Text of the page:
6,596
LoneCowboy said:
BTI, I want to thank you for this post.
I usually blow out the radiator when I'm in there cleaing out the screen at home and just use a air hose.
But, I saw your pressure washer idea and thought "dang, that's a good idea"

So, to test, i blew everything out like i normally do with the air hose (and lots came out, we've been busy) and then I fired up the pressure washer and let her rip

OH MY

You can't believe how much stuff came out, I'm appalled.
I'm hoping it runs MUCH cooler.
Thanks.


Just be careful with that pressure washer. They can bend the fins over on the radiator turning it into a decorative - not funtional - piece.

I do have to admit that overheating has not been on my mind. Yesterday it barely go to 70. In the morings it's been low 40's high 30's. In fact, it's been so cold, I haven't planted any buckwheat as it would die from the sporatic frost that has been forming in the low spots!

jb
 
   #7  

DirtClod

New member
Joined
May 21, 2007
Messages
7
Good evening john_bud; Are you planting buck wheat as a filler crop? Down here in southwest Alabama I plant some in with my deer plots. I sure would like to swap you some of this hot dry weather we're having for some of that cool weather you've got. Do you think that buck wheat helps build up the soil?Have a good day.
 
   #8  

JeffandTamara

Silver Member
Joined
Oct 15, 2006
Messages
129
Location
Kentucky
Tractor
Kioti DK35, Case 1190
Is there any detergent that should be used and/or avoided with respect to cleaning the radiator fins... I think the guys that clean A/C outside units typically use some kind of cleaning solution along with a garden hose spray....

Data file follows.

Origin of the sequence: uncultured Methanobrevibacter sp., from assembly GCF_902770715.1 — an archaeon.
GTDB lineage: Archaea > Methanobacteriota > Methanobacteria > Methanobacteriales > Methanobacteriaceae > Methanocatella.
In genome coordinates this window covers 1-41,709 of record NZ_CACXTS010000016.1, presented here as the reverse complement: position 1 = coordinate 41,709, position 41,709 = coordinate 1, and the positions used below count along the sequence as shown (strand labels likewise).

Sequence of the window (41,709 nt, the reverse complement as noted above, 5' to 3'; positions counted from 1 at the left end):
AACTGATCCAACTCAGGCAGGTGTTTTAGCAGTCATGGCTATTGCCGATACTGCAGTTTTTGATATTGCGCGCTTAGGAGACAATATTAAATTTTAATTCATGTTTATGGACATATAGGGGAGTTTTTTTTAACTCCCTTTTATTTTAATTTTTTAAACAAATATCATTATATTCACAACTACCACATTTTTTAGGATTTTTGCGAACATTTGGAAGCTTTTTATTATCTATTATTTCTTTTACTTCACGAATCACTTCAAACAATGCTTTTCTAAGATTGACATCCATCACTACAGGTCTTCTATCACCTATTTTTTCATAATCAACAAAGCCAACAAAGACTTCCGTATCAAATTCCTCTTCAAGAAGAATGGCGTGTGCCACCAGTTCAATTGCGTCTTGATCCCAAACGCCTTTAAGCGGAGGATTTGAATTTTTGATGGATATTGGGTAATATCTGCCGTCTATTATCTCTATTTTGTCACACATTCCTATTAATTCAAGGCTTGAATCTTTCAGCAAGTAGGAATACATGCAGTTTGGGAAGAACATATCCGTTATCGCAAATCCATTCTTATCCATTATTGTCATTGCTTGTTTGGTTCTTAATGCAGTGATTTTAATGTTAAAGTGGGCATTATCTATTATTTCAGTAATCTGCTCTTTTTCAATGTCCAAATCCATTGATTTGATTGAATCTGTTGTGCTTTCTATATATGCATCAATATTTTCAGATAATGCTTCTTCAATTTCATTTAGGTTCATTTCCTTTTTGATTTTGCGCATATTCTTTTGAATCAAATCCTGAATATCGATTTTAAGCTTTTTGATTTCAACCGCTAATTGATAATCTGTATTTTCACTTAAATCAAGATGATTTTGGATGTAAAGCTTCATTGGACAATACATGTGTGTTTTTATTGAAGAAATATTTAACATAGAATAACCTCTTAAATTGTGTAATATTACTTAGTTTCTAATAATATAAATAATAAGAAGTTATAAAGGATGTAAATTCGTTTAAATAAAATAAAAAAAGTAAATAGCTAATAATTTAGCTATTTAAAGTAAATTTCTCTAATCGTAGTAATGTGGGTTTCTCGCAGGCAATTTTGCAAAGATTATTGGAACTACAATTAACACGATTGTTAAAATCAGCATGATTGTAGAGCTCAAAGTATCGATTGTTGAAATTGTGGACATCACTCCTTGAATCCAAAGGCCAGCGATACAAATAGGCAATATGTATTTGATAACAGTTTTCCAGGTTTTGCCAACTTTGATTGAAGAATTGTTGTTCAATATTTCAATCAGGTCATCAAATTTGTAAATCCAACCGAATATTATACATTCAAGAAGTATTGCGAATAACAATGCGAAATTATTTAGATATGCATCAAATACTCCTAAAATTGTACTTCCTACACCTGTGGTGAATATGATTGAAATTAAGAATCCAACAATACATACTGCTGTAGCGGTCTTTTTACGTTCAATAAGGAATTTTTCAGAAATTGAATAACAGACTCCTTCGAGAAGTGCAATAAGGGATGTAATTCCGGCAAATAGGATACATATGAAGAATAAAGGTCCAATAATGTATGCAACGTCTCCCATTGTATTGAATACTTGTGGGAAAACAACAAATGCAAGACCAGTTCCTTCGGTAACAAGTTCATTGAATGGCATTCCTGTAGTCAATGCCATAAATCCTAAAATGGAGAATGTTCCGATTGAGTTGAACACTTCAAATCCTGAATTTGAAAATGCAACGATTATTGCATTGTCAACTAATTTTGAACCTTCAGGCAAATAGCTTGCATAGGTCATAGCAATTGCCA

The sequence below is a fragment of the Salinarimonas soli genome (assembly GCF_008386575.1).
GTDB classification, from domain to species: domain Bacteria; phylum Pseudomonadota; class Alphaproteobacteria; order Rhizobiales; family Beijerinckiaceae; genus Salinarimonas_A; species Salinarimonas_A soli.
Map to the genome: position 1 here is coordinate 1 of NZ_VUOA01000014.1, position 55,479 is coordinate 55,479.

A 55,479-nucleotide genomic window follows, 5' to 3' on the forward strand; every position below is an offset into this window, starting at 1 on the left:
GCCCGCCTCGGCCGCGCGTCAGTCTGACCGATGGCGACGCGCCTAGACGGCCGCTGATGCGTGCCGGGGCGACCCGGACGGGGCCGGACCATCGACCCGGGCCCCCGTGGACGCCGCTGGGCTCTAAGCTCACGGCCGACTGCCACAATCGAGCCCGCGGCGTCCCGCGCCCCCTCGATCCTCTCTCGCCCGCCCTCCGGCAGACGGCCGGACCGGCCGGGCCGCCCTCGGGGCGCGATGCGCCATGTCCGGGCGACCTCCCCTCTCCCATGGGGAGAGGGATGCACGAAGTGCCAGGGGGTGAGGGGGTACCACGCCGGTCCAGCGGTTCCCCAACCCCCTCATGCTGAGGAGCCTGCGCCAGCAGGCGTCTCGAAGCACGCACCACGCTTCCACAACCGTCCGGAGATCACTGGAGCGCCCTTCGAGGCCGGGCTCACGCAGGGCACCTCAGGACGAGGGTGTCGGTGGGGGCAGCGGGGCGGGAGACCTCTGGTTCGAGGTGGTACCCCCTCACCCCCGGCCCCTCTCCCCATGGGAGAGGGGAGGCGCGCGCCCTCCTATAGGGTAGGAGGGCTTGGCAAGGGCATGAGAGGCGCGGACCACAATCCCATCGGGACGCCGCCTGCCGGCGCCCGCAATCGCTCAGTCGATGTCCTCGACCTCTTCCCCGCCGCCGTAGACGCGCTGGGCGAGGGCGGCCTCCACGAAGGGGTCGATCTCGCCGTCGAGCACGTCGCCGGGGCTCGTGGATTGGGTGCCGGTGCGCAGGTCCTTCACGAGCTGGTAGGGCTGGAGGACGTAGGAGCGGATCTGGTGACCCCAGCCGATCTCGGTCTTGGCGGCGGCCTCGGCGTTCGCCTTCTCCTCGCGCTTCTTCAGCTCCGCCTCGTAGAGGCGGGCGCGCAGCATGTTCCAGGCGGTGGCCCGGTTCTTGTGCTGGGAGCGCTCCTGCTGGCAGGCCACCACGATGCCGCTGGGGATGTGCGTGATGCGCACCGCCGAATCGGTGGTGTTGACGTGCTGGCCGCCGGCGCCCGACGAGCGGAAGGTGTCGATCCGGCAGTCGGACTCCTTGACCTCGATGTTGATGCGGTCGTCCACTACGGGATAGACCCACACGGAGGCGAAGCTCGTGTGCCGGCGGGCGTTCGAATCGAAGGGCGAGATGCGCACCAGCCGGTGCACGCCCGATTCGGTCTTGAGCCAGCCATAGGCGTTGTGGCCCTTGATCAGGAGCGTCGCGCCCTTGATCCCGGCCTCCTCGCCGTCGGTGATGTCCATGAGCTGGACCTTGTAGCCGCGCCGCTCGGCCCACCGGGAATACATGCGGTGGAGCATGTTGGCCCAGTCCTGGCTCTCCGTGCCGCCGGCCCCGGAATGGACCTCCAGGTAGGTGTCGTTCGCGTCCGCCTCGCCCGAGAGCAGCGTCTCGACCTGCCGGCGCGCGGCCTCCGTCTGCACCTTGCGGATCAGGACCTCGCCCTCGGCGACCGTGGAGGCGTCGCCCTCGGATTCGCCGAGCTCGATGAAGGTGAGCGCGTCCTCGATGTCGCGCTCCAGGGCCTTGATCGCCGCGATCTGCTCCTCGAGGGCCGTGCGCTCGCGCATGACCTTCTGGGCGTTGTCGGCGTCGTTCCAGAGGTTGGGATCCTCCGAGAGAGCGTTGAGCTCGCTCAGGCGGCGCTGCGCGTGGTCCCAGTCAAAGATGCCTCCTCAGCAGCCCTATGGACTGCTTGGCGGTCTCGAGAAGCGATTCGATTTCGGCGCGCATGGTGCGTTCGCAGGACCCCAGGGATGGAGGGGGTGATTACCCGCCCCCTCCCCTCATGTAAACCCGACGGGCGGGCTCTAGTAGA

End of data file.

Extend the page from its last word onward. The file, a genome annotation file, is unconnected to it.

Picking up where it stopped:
#9  

flusher

Super Member
Joined
Jun 4, 2005
Messages
7,538
Location
Sacramento
Tractor
Getting old. Sold the ranch. Sold the tractors. Moved back to the city.
BTI said:
We have had dry weather in our area for a good while now.
Here at the shop we have been called alot more than usual about overheating.
It's been brand blind.....has effected old and new alike.
If your unit gets warmer than normal, clean the screen.
While you are there, with the unit off try to look thru the radiator.
Not just the center but all around.
If you can't see thru it use an air hose to clean it.
Then use a hose with good pressure or CAREFULLY use a pressure washer.
The pressure washer takes more care but does a better job.
Be sure to let the radiator dry before continuing, if not it just gives the dust and debris a sticky place to land.
One customer was sure they needed a head gasket replacement or had a cracked head.
Screen was clean, but the radiator fins deep inside were full.
They weren't blinded, you could not tell it was plugged.
Only by looking "thru" the radiator could you tell how bad it was.

Thought it might save you all a few headaches.

BTI

The radiator fins on the 1966 MF-135 I bought last July were more than 50% clogged. I used my Coleman pressure washer and the spray nozzle with the widest spread to keep the impact pressure as low as possible. Even then some of the aluminum fins were bent and I had to use a knife blade to straighten them. I eventually had to detail the radiator by hand, a tedious job that took the better part of two days to do the job right. Lesson learned: those radiator fins are really fragile.
 

JerryG

Super Member
Joined
Apr 6, 2000
Messages
7,236
Location
Northwest Arkansas
Tractor
MF 1440-4 PowerShuttle
I have used oven cleaner on brass radiators for years. You will think that your radiator is really clean and then use oven cleaner and it is amazing how much junk will come out. I spray it on and let set for about 5 minutes, then wash with the garden hose. I don't think that I would use it on an aluminum radiator.